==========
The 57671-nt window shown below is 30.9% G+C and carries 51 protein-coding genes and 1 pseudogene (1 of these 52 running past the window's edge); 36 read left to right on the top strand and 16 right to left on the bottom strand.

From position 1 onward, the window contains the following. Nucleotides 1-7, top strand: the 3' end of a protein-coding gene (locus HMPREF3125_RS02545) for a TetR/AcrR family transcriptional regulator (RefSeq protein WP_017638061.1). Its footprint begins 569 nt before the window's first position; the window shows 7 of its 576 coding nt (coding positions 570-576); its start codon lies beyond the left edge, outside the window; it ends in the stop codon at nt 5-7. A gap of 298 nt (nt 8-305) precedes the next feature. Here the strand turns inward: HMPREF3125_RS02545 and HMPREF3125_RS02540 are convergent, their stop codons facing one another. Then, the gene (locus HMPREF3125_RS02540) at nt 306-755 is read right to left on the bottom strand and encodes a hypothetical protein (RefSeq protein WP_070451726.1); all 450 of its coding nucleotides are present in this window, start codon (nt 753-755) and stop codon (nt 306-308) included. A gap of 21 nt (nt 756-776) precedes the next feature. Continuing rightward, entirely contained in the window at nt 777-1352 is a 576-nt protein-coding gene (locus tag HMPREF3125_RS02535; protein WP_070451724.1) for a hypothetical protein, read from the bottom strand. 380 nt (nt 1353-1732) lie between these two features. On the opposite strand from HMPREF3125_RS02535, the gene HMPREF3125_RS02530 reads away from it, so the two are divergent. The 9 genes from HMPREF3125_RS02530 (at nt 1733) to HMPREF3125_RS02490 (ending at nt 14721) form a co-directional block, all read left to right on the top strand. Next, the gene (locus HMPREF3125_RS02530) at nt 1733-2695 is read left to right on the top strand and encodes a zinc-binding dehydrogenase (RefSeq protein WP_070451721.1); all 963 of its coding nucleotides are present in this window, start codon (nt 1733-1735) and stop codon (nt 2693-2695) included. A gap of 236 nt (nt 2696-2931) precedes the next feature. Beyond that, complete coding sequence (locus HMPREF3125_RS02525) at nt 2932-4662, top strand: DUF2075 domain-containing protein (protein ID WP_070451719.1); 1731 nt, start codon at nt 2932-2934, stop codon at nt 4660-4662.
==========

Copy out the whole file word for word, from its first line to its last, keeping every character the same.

The 57671-nt window shown below is 30.9% G+C and carries 51 protein-coding genes and 1 pseudogene (1 of these 52 running past the window's edge); 36 read left to right on the top strand and 16 right to left on the bottom strand.

From position 1 onward, the window contains the following. Nucleotides 1-7, top strand: the 3' end of a protein-coding gene (locus HMPREF3125_RS02545) for a TetR/AcrR family transcriptional regulator (RefSeq protein WP_017638061.1). Its footprint begins 569 nt before the window's first position; the window shows 7 of its 576 coding nt (coding positions 570-576); its start codon lies beyond the left edge, outside the window; it ends in the stop codon at nt 5-7. A gap of 298 nt (nt 8-305) precedes the next feature. Here the strand turns inward: HMPREF3125_RS02545 and HMPREF3125_RS02540 are convergent, their stop codons facing one another. Then, the gene (locus HMPREF3125_RS02540) at nt 306-755 is read right to left on the bottom strand and encodes a hypothetical protein (RefSeq protein WP_070451726.1); all 450 of its coding nucleotides are present in this window, start codon (nt 753-755) and stop codon (nt 306-308) included. A gap of 21 nt (nt 756-776) precedes the next feature. Continuing rightward, entirely contained in the window at nt 777-1352 is a 576-nt protein-coding gene (locus tag HMPREF3125_RS02535; protein WP_070451724.1) for a hypothetical protein, read from the bottom strand. 380 nt (nt 1353-1732) lie between these two features. On the opposite strand from HMPREF3125_RS02535, the gene HMPREF3125_RS02530 reads away from it, so the two are divergent. The 9 genes from HMPREF3125_RS02530 (at nt 1733) to HMPREF3125_RS02490 (ending at nt 14721) form a co-directional block, all read left to right on the top strand. Next, the gene (locus HMPREF3125_RS02530) at nt 1733-2695 is read left to right on the top strand and encodes a zinc-binding dehydrogenase (RefSeq protein WP_070451721.1); all 963 of its coding nucleotides are present in this window, start codon (nt 1733-1735) and stop codon (nt 2693-2695) included. A gap of 236 nt (nt 2696-2931) precedes the next feature. Beyond that, complete coding sequence (locus HMPREF3125_RS02525) at nt 2932-4662, top strand: DUF2075 domain-containing protein (protein ID WP_070451719.1); 1731 nt, start codon at nt 2932-2934, stop codon at nt 4660-4662.